In Berlin, you can find history on every corner. On the Museum Island you can feel the 19th century of the imperial era, at Alexanderplatz you can take yourself back to the time of the GDR and at the Brandenburg Gate, the fall of the Berlin Wall and the German reunification come alive. Throughout the city, bullet holes in buildings and Stolpersteine on the sidewalks remind us of the atrocities of World War II. Even in times of social distancing and lockdowns, these online resources help you to experience the past of Germany’s capital.
The Berlin History App was developed by the City Museum Berlin and offers various participatory tools to discover Berlin’s fascinating historical heritage. It serves as a virtual museum by letting you browse through before-and-after-images, old maps, videos, audio-tours, interviews as well as the special online exhibition “Berlin 1945”… you can easily spend hours on this app!
Two of Berlin’s daily newspapers, the Tagesspiegel and the Berliner Morgenpost, have developed two interactive maps that let you discover what the city used to look like in 1928 and 1953. Looking back almost 100 years, many parts of Berlin looked entirely different and can hardly be recognized nowadays. Also in 1953, areas that are now home to and high-towering skyscrapers and lively neighborhoods lay completely barren marked by the war just years before. Take the virtual tour and be amazed by how much the city has changed!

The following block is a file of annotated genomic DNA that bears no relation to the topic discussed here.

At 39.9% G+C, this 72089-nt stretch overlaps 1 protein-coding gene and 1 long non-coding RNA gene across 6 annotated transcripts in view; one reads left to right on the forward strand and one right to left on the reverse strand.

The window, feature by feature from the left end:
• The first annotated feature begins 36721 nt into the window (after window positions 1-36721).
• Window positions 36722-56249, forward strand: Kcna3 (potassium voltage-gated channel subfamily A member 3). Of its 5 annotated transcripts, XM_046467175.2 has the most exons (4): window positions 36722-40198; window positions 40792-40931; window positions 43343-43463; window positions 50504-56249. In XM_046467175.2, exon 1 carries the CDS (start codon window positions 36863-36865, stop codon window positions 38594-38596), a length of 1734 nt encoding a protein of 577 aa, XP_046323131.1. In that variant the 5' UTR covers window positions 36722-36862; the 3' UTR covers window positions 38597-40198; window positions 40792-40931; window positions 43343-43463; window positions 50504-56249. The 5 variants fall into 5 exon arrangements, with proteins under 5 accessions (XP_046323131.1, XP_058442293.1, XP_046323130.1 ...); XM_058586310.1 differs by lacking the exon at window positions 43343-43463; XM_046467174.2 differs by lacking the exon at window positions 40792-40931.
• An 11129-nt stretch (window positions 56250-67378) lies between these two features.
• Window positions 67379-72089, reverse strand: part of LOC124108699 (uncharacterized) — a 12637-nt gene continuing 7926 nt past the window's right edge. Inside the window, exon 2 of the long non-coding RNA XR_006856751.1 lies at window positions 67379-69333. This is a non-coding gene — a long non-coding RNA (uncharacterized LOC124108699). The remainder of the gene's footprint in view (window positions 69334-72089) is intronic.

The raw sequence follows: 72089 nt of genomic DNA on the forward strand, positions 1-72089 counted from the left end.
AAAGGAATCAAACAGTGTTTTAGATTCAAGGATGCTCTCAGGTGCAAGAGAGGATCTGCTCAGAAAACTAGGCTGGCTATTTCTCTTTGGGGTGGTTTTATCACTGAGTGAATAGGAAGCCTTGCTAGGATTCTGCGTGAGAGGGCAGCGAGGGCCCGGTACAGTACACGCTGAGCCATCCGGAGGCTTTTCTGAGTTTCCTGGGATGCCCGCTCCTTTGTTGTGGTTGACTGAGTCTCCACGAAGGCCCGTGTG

Pastvu is an online photo database of historical photographs from around the world. For Berlin alone, there are thousands of photos from the last centuries to discover – all marked on a map with the exact location and sorted by color and era. You want to see how the Berlin Palace looked like 100 years ago or which buildings used to stand at Checkpoint Charlie? With Pastvu you can take a little trip back in time and not only check out what important Berlin monuments looked like in the past but also what everyday life on the streets felt like.
Germany’s national history museum, the Deutsches Historisches Museum, has digitized many of its exhibitions – completely free and accessible to all. Browse through some of the museum’s recent exhibitions, such as “Koloniale Geschichte(n)” about Germany’s colonies or “Facing Beethoven“ about portraits of one of Germany’s most famous musicians.